Ah, Ventura County, where the nights are stronger than moonshine, as that song you now have stuck in your head almost says. But even on nights where there's not much moonshine at all, this county just west of L.A. also holds some great places to look at those other heavenly bodies.
1. Mount Pinos, Los Padres National Forest
This peak in Los Padres National Forest in the northeast corner of the county has some of the darkest skies to be found in the Greater Southern California Megalopolis. Near Frazier Park overlooking the south end of the San Joaquin Valley, It's quite a haul from the more populated parts of Ventura County, but on a clear night you won't find better stargazing in the county. There are any number of good stargazing spots in the vicinity of Mount Pinos from campgrounds to wide pullouts. One of the best places to start is at the Chuchupate Ranger Station off Lockwood Valley road just south of Lake Of the Woods. Not only can you find lots of good advice for stargazing campgrounds, but the station itself isn't a bad spot for looking at the sky. You can also buy your $5/daily Adventure Pass there, which you'll need for overnight parking in the national forest -- even on pullouts.
2. Lockwood Valley, Los Padres National Forest
About 15 miles or so farther along Lockwood Valley Road from Lake of the Woods, the eponymous Lockwood Valley has some seriously dark sky by coastal California standards. Between Lake of the Woods and Ojai, nearly 60 miles away, there isn't much in the way of amenities out here, so be sure to stock up on everything you might need, including a full tank of gas. Through Lockwood Valley proper there are a few spots with appealingly wide shoulders, but be sure to pull all the way off the road -- and don't disturb the locals. Or head farther west to the turnoff for the Reyes Creek Campground, where there's a wide dirt pullout available.
3. Maricopa Highway, Los Padres National Forest (Route 33)
The artery has a number of pullouts in Los Padres National Forest that offer the possibility of serene stargazing. This 16-mile stretch north of Ojai has some of the best, though you'll want to be sure to pick pullouts where you aren't in the way of drivers seeking to let other cars pass. Getting there before the sun goes down is a good idea for maximum ease in choosing a suitable pullout.
When it comes to reliably clear skies with a minimum of light pollution, it's hard to beat the eastern California desert. But let's face it: those of us who live in urban Southern California can't always just pick up and head for the outback when we want to see a star. Fortunately, there are a few places closer at hand in L.A. County where the night skies are dark enough to make tilting your head upward worthwhile. And some spots aren't so dark, but are worth checking out anyway for the expert stargazing companionship to be found there.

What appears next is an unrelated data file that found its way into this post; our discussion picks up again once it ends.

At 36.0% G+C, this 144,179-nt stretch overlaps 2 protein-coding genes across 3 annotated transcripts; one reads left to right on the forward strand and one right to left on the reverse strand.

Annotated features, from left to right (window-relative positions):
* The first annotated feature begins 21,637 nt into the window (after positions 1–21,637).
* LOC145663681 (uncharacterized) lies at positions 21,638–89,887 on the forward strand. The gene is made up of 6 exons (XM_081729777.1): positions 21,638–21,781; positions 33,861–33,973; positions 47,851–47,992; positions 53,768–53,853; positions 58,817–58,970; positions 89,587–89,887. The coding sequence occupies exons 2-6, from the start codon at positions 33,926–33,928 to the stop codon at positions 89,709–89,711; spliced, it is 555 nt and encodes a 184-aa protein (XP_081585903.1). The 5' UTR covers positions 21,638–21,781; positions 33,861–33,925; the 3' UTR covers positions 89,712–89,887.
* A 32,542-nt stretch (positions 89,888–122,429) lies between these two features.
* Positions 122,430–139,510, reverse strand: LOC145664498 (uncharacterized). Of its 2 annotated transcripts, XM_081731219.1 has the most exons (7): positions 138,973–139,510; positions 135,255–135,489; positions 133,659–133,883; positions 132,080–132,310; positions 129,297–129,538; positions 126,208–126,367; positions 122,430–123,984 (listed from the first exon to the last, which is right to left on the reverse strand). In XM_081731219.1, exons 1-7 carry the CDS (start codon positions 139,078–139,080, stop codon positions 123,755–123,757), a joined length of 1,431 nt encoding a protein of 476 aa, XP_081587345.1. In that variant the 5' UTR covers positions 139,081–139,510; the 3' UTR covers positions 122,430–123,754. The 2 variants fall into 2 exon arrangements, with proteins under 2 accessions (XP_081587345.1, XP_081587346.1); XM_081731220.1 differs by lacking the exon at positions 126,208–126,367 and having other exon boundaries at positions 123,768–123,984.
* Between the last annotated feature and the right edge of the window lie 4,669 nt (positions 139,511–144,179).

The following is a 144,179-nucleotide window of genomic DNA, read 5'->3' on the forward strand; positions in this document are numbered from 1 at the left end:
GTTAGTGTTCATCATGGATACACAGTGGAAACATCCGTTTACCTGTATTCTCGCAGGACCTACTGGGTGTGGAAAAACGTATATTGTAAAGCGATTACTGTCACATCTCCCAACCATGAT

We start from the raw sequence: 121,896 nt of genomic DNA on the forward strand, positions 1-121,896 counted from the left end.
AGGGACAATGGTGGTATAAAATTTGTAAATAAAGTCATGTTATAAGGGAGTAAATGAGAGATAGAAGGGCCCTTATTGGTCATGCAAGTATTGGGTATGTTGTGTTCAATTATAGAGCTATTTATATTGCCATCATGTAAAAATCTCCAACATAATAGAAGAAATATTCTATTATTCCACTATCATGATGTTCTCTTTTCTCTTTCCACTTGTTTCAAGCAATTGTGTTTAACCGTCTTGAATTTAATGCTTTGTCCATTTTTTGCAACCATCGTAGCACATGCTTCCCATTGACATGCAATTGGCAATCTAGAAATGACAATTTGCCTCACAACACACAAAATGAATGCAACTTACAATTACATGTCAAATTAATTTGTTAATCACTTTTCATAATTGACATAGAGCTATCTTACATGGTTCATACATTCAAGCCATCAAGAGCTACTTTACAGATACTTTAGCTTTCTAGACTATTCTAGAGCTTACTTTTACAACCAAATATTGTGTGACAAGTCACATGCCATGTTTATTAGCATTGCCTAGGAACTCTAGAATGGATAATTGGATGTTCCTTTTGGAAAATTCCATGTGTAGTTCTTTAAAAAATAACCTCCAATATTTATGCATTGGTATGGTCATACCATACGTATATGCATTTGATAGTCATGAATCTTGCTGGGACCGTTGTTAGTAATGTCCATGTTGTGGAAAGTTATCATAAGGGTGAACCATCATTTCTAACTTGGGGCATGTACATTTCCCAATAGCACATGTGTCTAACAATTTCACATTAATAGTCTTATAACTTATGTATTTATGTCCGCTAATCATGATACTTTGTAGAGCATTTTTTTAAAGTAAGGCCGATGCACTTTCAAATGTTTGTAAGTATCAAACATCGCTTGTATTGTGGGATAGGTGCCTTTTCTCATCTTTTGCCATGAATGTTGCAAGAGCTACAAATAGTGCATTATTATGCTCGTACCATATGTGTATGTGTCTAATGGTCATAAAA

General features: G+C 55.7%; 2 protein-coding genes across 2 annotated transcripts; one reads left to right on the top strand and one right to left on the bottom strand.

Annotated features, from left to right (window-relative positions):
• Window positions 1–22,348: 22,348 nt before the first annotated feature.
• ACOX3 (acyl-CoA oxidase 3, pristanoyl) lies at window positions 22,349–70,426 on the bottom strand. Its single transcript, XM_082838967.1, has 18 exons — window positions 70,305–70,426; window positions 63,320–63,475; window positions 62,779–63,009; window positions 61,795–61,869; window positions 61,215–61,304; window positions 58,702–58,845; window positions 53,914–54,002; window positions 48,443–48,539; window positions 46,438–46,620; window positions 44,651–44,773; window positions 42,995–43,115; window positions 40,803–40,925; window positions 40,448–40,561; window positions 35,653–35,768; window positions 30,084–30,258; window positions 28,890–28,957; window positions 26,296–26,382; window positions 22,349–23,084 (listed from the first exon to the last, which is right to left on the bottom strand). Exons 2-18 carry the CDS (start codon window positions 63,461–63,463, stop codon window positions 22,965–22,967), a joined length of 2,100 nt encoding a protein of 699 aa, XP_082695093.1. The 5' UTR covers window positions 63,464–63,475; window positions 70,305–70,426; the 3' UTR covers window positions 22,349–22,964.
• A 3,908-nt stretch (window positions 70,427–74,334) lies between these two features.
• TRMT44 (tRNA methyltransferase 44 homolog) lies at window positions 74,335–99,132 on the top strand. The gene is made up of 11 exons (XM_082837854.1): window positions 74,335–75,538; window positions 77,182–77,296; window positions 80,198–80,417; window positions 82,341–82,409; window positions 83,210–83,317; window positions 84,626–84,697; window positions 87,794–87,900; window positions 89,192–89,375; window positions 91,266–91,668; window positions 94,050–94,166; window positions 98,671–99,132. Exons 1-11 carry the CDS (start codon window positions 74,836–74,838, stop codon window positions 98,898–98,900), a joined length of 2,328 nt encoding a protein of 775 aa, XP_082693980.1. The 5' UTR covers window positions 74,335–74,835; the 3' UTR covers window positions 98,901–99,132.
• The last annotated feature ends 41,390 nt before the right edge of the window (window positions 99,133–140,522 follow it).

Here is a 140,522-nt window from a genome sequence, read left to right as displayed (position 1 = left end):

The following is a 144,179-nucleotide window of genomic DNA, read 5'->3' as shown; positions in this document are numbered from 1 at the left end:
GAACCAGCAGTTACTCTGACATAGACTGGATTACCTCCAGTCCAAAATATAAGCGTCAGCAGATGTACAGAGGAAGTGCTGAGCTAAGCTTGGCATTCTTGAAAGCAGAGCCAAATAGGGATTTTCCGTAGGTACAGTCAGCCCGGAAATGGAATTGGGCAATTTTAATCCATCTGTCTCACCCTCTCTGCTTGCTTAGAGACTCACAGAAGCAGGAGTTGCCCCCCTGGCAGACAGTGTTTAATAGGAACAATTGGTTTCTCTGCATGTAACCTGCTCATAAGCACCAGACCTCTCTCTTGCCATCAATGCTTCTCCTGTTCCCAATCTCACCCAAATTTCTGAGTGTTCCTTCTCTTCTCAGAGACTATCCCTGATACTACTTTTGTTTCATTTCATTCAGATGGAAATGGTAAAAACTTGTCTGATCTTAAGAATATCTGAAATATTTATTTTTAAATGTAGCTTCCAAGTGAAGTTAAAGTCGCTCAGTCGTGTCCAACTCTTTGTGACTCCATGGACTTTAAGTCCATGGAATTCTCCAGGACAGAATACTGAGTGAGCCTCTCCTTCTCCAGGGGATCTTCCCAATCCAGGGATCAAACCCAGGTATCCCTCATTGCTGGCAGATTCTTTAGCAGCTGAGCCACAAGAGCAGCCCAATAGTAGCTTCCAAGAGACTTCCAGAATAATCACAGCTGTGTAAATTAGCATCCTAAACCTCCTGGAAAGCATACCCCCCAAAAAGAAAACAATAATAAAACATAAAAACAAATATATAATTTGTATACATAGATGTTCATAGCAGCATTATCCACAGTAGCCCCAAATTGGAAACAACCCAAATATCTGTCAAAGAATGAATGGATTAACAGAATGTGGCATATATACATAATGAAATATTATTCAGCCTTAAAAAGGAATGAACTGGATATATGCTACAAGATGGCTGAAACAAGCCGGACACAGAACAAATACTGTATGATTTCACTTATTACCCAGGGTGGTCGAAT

1. Templin Highway, Angeles National Forest
The Templin Highway stargazing area has long been a popular spot among amateur astronomers. It's accessible, only 45 minutes from downtown (assuming nighttime traffic) and less than a mile from Interstate 5 near Castaic. Take Templin Highway .7 miles east from "The 5" until you spy a wide gravel pulloff on the right, sheltered by a ridge from some of the Interstate's headlight glare. (During popular meteor shows and other events, you'll often see a crowd gathered when you arrive: use your lowbeams as you park lest you blind your new stargazing buddies.) All this just a few minutes from the comforts of Castaic.
2. Saddleback Butte State Park, Antelope Valley
Saddleback Butte State Park is an unsung gem in L.A. County's desert, and though its skies are not as dark as they were 20 years ago with Lancaster and Palmdale slowly growing 15 miles west, it's still a great place to reacquaint yourself with the Milky Way and other dark sky wonders. The park closes for day use at sunset, but 50 campsites are available on a first-come, first-served basis, and the campsites offer abundant great spots to set up a scope -- or just to lie back in a reclining chair with a naked pair of eyes.
Torrential rains that pushed into the California desert over the weekend washed out a number of main roads in Mojave National Preserve, as well as a major thoroughfare connecting the east and west sections of Joshua Tree National Park.